Manchester: Cricket’s World Cup semi-finals might be loaded with star power, but the battle for places in the final could turn on a crucial toss of a coin before the action has even started.
There were just a handful of successful run chases in the World Cup group stage, a trend that suggested winning the toss and batting first will be potentially decisive in the semi-finals.
India and New Zealand will put that theory to the test when they meet in the first semi-final at Old Trafford today, followed by hosts England facing holders Australia in Birmingham on Thursday.
All eyes will be on the coin flip after a group stage notable for teams failing to successfully chase targets in excess of 260 on all but two occasions.
India skipper Virat Kohli, whose team chased down 265 in their last group game against Sri Lanka at Headingley on Saturday, said handling pressure is key to batting second.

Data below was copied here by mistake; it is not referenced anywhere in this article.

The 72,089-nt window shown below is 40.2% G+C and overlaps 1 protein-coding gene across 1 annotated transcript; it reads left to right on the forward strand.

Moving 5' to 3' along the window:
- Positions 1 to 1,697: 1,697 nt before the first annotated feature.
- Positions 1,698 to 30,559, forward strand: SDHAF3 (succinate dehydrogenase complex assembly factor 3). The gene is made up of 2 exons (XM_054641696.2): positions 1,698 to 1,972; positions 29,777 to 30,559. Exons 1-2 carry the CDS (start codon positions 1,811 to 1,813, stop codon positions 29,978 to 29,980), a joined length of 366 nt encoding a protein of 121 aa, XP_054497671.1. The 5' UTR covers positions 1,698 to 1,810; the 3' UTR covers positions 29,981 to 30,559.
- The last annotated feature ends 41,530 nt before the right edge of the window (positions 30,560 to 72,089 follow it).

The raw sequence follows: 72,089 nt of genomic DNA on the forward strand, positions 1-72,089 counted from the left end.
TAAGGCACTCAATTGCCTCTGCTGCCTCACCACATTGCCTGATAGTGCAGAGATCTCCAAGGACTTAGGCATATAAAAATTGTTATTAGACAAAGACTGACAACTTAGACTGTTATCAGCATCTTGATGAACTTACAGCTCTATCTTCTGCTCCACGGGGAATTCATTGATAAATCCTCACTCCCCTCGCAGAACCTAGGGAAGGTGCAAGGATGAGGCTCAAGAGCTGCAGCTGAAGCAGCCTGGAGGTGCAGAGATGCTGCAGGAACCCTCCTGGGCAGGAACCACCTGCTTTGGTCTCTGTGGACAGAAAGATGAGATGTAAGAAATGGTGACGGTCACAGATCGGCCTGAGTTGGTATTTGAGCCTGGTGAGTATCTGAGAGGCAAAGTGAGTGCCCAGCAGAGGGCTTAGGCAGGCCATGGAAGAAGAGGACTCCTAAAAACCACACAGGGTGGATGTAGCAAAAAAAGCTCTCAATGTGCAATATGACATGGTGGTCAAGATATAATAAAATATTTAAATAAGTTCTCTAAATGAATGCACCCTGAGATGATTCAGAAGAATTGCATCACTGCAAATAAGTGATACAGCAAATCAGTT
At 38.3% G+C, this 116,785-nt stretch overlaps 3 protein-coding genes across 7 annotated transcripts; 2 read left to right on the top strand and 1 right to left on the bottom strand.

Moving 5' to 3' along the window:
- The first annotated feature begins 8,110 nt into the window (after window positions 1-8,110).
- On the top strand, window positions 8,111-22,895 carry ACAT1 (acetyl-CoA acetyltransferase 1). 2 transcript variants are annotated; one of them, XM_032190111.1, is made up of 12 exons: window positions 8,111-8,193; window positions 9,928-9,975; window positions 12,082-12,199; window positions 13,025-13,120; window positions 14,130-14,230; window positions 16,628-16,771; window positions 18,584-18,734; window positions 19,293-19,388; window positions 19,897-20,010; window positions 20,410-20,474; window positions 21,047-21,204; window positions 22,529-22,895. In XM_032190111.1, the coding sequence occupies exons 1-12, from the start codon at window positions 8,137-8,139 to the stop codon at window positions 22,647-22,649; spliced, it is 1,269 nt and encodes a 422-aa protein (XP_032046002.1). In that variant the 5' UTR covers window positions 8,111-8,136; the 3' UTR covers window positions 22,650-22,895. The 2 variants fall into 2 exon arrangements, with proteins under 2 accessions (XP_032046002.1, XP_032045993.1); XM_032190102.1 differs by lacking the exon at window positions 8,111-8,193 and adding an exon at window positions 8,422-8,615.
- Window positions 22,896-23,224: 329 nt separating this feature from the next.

“It comes back to the same point – handling pressure. You make two bad decisions when you are chasing and the game goes too far away from you to pull it back,” Kohli said yesterday.
“I assume that’s going to be the case. Having been in so many chases, I understand that the pressure can be very high if you don’t go with the pace of the game.
“We are not worried about the toss. It’s an uncontrollable. You have to be prepared both ways.”
Only once was a score of 300-plus successfully chased down in the group stage, with Bangladesh surpassing West Indies’ 321-8 at Taunton on June 17.
Four teams, including New Zealand, have won the toss at Old Trafford and gone on to win the game, but Kiwi coach Gary Stead does not read too much into the stats.
“I think again that’s part of being at the World Cup and being a high-scoring ground, runs on the board can count for that as well,” said Stead.
“It doesn’t concern me, I think it’s a good cricket surface out there.”
England had lost to Australia at Lord’s in the group stage after failing to chase down the holders’ total of 285-7. But coach Trevor Bayliss is confident the hosts will not be afraid to chase a total in Birmingham.
“Batting second doesn’t scare our guys and the wickets are a little better now than they were earlier in the tournament,” he told the BBC.